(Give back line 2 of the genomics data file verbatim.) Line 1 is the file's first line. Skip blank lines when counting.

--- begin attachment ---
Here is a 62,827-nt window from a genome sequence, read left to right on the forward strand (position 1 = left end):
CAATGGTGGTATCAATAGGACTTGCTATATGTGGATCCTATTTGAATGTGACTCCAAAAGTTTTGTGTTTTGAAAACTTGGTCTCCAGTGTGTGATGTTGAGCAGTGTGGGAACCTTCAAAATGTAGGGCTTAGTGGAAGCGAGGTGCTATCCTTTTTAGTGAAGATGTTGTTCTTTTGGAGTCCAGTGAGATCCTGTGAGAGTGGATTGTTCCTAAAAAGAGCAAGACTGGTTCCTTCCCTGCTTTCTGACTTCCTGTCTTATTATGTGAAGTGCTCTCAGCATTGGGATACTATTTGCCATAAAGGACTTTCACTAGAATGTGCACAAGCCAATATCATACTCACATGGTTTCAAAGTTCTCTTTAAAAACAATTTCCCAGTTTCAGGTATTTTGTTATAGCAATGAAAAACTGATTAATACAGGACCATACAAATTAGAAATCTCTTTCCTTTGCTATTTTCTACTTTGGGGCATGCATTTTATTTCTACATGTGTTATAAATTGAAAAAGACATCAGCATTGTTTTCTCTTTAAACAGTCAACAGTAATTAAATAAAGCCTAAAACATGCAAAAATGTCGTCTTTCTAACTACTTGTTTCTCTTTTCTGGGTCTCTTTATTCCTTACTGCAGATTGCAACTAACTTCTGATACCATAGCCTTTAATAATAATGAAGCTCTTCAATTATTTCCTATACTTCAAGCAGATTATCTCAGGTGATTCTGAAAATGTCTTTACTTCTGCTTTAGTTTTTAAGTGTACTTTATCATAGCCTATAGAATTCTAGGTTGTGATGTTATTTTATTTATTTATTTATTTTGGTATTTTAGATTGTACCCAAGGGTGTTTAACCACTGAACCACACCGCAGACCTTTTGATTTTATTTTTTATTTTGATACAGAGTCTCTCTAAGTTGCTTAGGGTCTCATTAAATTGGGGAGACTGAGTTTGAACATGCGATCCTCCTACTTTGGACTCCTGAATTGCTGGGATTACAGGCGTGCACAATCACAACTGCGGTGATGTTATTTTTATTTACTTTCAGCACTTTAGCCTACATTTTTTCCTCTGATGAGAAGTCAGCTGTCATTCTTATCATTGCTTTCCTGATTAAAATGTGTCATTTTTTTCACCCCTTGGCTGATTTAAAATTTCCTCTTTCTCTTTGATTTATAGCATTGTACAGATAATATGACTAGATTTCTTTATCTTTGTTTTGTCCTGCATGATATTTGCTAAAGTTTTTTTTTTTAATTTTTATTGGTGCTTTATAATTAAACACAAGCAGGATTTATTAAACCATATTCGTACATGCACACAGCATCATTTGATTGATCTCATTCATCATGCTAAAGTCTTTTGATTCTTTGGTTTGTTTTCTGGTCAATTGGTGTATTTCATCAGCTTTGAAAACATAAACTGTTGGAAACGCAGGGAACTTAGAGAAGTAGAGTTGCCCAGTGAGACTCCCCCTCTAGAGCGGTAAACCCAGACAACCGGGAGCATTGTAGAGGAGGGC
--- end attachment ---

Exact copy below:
CAATGGTGGTATCAATAGGACTTGCTATATGTGGATCCTATTTGAATGTGACTCCAAAAGTTTTGTGTTTTGAAAACTTGGTCTCCAGTGTGTGATGTTGAGCAGTGTGGGAACCTTCAAAATGTAGGGCTTAGTGGAAGCGAGGTGCTATCCTTTTTAGTGAAGATGTTGTTCTTTTGGAGTCCAGTGAGATCCTGTGAGAGTGGATTGTTCCTAAAAAGAGCAAGACTGGTTCCTTCCCTGCTTTCTGACTTCCTGTCTTATTATGTGAAGTGCTCTCAGCATTGGGATACTATTTGCCATAAAGGACTTTCACTAGAATGTGCACAAGCCAATATCATACTCACATGGTTTCAAAGTTCTCTTTAAAAACAATTTCCCAGTTTCAGGTATTTTGTTATAGCAATGAAAAACTGATTAATACAGGACCATACAAATTAGAAATCTCTTTCCTTTGCTATTTTCTACTTTGGGGCATGCATTTTATTTCTACATGTGTTATAAATTGAAAAAGACATCAGCATTGTTTTCTCTTTAAACAGTCAACAGTAATTAAATAAAGCCTAAAACATGCAAAAATGTCGTCTTTCTAACTACTTGTTTCTCTTTTCTGGGTCTCTTTATTCCTTACTGCAGATTGCAACTAACTTCTGATACCATAGCCTTTAATAATAATGAAGCTCTTCAATTATTTCCTATACTTCAAGCAGATTATCTCAGGTGATTCTGAAAATGTCTTTACTTCTGCTTTAGTTTTTAAGTGTACTTTATCATAGCCTATAGAATTCTAGGTTGTGATGTTATTTTATTTATTTATTTATTTTGGTATTTTAGATTGTACCCAAGGGTGTTTAACCACTGAACCACACCGCAGACCTTTTGATTTTATTTTTTATTTTGATACAGAGTCTCTCTAAGTTGCTTAGGGTCTCATTAAATTGGGGAGACTGAGTTTGAACATGCGATCCTCCTACTTTGGACTCCTGAATTGCTGGGATTACAGGCGTGCACAATCACAACTGCGGTGATGTTATTTTTATTTACTTTCAGCACTTTAGCCTACATTTTTTCCTCTGATGAGAAGTCAGCTGTCATTCTTATCATTGCTTTCCTGATTAAAATGTGTCATTTTTTTCACCCCTTGGCTGATTTAAAATTTCCTCTTTCTCTTTGATTTATAGCATTGTACAGATAATATGACTAGATTTCTTTATCTTTGTTTTGTCCTGCATGATATTTGCTAAAGTTTTTTTTTTTAATTTTTATTGGTGCTTTATAATTAAACACAAGCAGGATTTATTAAACCATATTCGTACATGCACACAGCATCATTTGATTGATCTCATTCATCATGCTAAAGTCTTTTGATTCTTTGGTTTGTTTTCTGGTCAATTGGTGTATTTCATCAGCTTTGAAAACATAAACTGTTGGAAACGCAGGGAACTTAGAGAAGTAGAGTTGCCCAGTGAGACTCCCCCTCTAGAGCGGTAAACCCAGACAACCGGGAGCATTGTAGAGGAGGGC